How do you feel about the racial disparities related to coronavirus?

"It doesn't surprise me because we live in a country, unfortunately, that when it comes to black, brown, immigrants, women and even the LGBTQ community, people in this country and in this government, do not, unfortunately, value those lives. We have seen this over and over again. So with the lack of health care that we have in our country when it comes to lower economic communities that are, unfortunately, sometimes populated by black and brown people, of course they're not getting the care and they're not getting the information. I think it's very sad."

"It's disgusting that we would treat any human being different because of how they are because of their race. But I think it's also important to understand that because of the lack of concern and consideration by our government for black and brown people, we have now opened up a space where we have learned, and can look to each other to create resources to fight for each other and to stand up for each other. I think that's what's important. I make sure that I go back to areas where black and brown folks are and I say 'Hey, what do we need here? How can I use my resources and the access that I have to make sure y'all are safe?' I think it's important that as we fight to make sure that legislation is changed, we also make sure that we go back and support our own."

What is your reaction to the Black Lives Matter movement?

"I think it's excellent. I'm so excited that right now people who have not been aware, or have tried to pretend as if they weren't aware of the racial disparities, are now waking up and saying, 'Enough is enough. I'm going to support and help people to understand.' But there is still a large swath of people who believe that this movement is trying to say that one race is better than another, when in actuality, the only race that's ever done that was the white race. So for me, it's really about helping them know that this is not bad. It's saying that what we need is equality and equity and we're going to fight for that, and we're going to protest for that, and we want your support, because together, we will have a better tomorrow if we all are fighting to make sure that no one is dying in the streets, that no one is dying in their homes because police unlawfully invaded their home, speaking of Breonna Taylor. I think it's so important that we continue to have these movements and even though people don't see them as much in their social media feeds, they're still happening in every city across this country and they're still happening overseas. Because what I know to be true about this movement, and what I know to be true about this generation is that this will be at the forefront of conversations as we go forward, and will become a national conversation again and again until things change."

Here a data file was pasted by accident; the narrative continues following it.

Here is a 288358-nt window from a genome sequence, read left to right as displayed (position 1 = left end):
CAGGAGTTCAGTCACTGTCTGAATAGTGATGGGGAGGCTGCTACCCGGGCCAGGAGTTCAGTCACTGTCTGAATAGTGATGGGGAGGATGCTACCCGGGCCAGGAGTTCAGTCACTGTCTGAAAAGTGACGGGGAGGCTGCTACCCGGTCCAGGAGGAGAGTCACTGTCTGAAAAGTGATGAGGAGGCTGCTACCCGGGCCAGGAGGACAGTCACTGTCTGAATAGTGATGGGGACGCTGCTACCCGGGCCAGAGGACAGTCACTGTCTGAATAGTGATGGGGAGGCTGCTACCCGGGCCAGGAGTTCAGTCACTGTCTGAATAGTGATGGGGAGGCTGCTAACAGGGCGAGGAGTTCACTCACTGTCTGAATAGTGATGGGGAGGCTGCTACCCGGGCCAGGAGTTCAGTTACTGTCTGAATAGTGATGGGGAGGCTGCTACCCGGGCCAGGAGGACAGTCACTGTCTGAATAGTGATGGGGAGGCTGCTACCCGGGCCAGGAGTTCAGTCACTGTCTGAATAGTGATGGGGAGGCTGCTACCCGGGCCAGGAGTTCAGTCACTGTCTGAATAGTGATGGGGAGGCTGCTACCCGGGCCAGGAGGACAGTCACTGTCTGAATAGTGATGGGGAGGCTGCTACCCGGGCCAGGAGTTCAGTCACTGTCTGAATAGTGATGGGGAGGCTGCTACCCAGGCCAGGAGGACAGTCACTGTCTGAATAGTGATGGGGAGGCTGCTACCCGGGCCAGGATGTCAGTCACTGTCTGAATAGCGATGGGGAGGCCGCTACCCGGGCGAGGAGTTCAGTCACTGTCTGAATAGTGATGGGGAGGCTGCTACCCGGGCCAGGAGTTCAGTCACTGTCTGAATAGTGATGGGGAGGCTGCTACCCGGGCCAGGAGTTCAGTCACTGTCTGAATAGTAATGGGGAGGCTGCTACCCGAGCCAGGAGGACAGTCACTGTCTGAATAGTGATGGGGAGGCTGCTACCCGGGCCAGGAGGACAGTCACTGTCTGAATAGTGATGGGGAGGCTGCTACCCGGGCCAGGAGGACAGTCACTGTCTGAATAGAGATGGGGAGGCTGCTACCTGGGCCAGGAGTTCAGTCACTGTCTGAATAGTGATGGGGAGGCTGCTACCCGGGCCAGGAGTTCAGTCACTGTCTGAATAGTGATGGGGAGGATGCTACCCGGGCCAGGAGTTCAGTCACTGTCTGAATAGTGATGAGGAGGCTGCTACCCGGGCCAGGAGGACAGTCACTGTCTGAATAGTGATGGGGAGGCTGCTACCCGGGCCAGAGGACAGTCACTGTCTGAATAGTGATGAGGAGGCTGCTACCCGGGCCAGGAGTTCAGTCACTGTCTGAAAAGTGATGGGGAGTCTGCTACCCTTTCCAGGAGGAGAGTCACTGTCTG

Transitioning a bit to your hit Netflix show, Queer Eye, I know you all began filming around the beginning of the pandemic. Are you currently filming?

"No, they shut it down after one episode. We shot and then literally, we were hugging the hero, and we stepped out of their home to say goodbye, and then the network was like, 'Hey, so we're gonna put you on a plane because there's this virus.' "

"We saw it coming, but I think like most Americans, because unfortunately our president and some of the news cycles were downplaying it as if like, 'Oh no, it's not gonna affect us, we'll be fine.' So I think our network did a really great job of seeing it for what it was and making sure that we were safe way before the news had said things need to shut down. But they're excited for us to go back. They've given us notice on Monday that Queer Eye is coming back, [saying,] 'Don't worry guys. We're just figuring out how to do it safely and at the right time.' "

Have you been in sweatpants most of the time like the rest of us? Or do you still get dressed up?

"No, I learned very early in the pandemic that to not get into a state of feeling depressed and feeling alone, you have to create some normalcy. And that's done by routine. So I put my alarm clock on so that I can get up every morning around the same time. That makes sure that my body is feeling like you're not just gonna be on the couch all day. I also set a limit on the amount of time I watch television or watch my social media screens because I don't want to get just stuck in that. I find other things to do, whether it's just playing outside, taking a walk or reading."

"One of the most important things is that I shower and I change my outfits everyday now. Even if I'm not going anywhere, it does so much for your mental state. Because when you get into that state of I'm not caring about my body, that then translates into the world doesn't care about me, sort of like I'm forgotten. So you've got to wake yourself and go into that mirror and be like, 'Look, you look cute today. You look good,' and do that as much as you can. I try to do it every single day."